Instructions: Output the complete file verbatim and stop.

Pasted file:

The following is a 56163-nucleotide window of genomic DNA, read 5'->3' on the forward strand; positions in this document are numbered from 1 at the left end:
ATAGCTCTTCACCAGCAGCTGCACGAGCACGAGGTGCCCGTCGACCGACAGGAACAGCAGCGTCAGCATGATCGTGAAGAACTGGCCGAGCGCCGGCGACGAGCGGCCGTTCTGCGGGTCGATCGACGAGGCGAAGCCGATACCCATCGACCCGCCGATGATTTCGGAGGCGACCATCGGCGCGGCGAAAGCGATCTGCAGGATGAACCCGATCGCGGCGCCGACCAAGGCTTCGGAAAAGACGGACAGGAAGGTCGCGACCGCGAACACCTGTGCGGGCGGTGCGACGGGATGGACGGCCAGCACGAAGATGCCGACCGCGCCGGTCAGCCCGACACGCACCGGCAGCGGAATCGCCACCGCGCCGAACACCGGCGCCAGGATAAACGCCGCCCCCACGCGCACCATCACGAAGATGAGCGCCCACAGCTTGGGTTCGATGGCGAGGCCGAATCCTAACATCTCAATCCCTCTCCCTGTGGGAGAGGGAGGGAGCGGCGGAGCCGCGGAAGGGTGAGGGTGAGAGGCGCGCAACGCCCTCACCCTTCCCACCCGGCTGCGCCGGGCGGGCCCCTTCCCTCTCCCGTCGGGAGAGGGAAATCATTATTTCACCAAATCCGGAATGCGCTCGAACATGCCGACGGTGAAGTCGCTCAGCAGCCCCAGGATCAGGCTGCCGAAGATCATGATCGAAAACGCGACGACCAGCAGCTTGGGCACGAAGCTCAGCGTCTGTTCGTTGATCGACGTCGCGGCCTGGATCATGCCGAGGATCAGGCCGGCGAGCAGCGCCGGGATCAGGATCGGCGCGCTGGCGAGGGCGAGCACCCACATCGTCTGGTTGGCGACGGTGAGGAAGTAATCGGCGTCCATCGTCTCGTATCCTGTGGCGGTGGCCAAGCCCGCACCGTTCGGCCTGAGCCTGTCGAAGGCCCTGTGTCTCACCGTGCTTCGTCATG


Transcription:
The following is a 56163-nucleotide window of genomic DNA, read 5'->3' on the forward strand; positions in this document are numbered from 1 at the left end:
ATAGCTCTTCACCAGCAGCTGCACGAGCACGAGGTGCCCGTCGACCGACAGGAACAGCAGCGTCAGCATGATCGTGAAGAACTGGCCGAGCGCCGGCGACGAGCGGCCGTTCTGCGGGTCGATCGACGAGGCGAAGCCGATACCCATCGACCCGCCGATGATTTCGGAGGCGACCATCGGCGCGGCGAAAGCGATCTGCAGGATGAACCCGATCGCGGCGCCGACCAAGGCTTCGGAAAAGACGGACAGGAAGGTCGCGACCGCGAACACCTGTGCGGGCGGTGCGACGGGATGGACGGCCAGCACGAAGATGCCGACCGCGCCGGTCAGCCCGACACGCACCGGCAGCGGAATCGCCACCGCGCCGAACACCGGCGCCAGGATAAACGCCGCCCCCACGCGCACCATCACGAAGATGAGCGCCCACAGCTTGGGTTCGATGGCGAGGCCGAATCCTAACATCTCAATCCCTCTCCCTGTGGGAGAGGGAGGGAGCGGCGGAGCCGCGGAAGGGTGAGGGTGAGAGGCGCGCAACGCCCTCACCCTTCCCACCCGGCTGCGCCGGGCGGGCCCCTTCCCTCTCCCGTCGGGAGAGGGAAATCATTATTTCACCAAATCCGGAATGCGCTCGAACATGCCGACGGTGAAGTCGCTCAGCAGCCCCAGGATCAGGCTGCCGAAGATCATGATCGAAAACGCGACGACCAGCAGCTTGGGCACGAAGCTCAGCGTCTGTTCGTTGATCGACGTCGCGGCCTGGATCATGCCGAGGATCAGGCCGGCGAGCAGCGCCGGGATCAGGATCGGCGCGCTGGCGAGGGCGAGCACCCACATCGTCTGGTTGGCGACGGTGAGGAAGTAATCGGCGTCCATCGTCTCGTATCCTGTGGCGGTGGCCAAGCCCGCACCGTTCGGCCTGAGCCTGTCGAAGGCCCTGTGTCTCACCGTGCTTCGTCATG